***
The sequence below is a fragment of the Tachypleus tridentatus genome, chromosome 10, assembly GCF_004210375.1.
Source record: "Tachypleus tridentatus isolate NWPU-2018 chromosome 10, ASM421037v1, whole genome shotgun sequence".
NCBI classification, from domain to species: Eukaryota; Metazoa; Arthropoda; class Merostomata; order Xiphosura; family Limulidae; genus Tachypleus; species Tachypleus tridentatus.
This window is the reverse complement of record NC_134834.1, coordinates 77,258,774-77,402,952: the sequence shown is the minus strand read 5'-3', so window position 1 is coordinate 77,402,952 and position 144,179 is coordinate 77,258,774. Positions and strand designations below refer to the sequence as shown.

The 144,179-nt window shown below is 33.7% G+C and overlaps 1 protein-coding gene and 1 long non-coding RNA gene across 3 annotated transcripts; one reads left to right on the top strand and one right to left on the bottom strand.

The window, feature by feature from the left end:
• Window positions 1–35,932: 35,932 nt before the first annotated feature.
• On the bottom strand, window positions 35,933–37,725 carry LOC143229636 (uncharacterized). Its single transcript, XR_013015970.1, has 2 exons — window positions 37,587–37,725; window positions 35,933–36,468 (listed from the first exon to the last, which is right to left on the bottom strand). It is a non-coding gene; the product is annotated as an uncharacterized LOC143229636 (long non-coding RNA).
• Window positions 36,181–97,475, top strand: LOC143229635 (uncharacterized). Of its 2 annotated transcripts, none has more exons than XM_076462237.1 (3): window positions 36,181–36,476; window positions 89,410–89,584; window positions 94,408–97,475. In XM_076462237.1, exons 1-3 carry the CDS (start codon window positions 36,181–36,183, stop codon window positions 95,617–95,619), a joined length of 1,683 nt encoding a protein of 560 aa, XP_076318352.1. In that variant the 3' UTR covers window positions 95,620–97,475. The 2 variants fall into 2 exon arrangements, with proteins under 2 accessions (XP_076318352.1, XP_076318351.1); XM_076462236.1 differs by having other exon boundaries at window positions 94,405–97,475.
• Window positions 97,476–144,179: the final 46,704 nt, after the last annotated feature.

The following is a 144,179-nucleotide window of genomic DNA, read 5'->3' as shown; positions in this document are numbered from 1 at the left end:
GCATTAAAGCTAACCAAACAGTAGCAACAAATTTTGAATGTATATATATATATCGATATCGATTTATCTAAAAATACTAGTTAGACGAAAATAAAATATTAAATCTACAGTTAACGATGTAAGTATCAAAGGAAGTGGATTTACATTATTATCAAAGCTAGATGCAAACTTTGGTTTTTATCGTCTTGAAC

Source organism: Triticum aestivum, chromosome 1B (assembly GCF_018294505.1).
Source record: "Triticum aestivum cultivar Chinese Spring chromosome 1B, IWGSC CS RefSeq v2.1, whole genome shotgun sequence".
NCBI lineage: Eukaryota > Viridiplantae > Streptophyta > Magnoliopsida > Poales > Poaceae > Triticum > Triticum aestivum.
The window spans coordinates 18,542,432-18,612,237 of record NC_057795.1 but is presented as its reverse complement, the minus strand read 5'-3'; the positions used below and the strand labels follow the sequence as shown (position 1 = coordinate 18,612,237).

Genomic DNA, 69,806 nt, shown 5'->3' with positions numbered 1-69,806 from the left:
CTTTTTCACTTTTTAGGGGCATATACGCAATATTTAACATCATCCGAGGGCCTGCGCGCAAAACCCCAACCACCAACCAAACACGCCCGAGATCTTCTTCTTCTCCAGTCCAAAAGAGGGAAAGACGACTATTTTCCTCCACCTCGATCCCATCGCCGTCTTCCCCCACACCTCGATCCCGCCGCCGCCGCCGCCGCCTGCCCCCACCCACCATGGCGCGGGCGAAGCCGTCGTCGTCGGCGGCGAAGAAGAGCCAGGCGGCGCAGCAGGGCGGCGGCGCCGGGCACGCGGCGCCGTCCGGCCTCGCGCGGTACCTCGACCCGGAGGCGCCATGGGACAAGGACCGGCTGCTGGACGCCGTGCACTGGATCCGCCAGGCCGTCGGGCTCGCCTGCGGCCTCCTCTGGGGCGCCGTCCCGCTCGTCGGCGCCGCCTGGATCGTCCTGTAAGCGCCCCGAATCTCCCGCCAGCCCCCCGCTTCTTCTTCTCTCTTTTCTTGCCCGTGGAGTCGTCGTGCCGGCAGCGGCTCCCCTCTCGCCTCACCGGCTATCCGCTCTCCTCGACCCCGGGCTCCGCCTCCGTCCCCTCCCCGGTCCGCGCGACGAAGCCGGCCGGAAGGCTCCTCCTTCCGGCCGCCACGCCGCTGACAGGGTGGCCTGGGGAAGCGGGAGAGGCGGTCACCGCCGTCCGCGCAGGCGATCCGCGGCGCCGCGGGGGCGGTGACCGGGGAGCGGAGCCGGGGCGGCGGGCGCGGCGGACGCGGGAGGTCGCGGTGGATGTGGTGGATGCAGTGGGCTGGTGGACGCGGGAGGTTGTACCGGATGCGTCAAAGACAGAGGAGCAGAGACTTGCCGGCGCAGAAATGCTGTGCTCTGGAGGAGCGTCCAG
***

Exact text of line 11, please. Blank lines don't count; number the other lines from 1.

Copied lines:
The following is a 144,179-nucleotide window of genomic DNA, read 5'->3' as shown; positions in this document are numbered from 1 at the left end: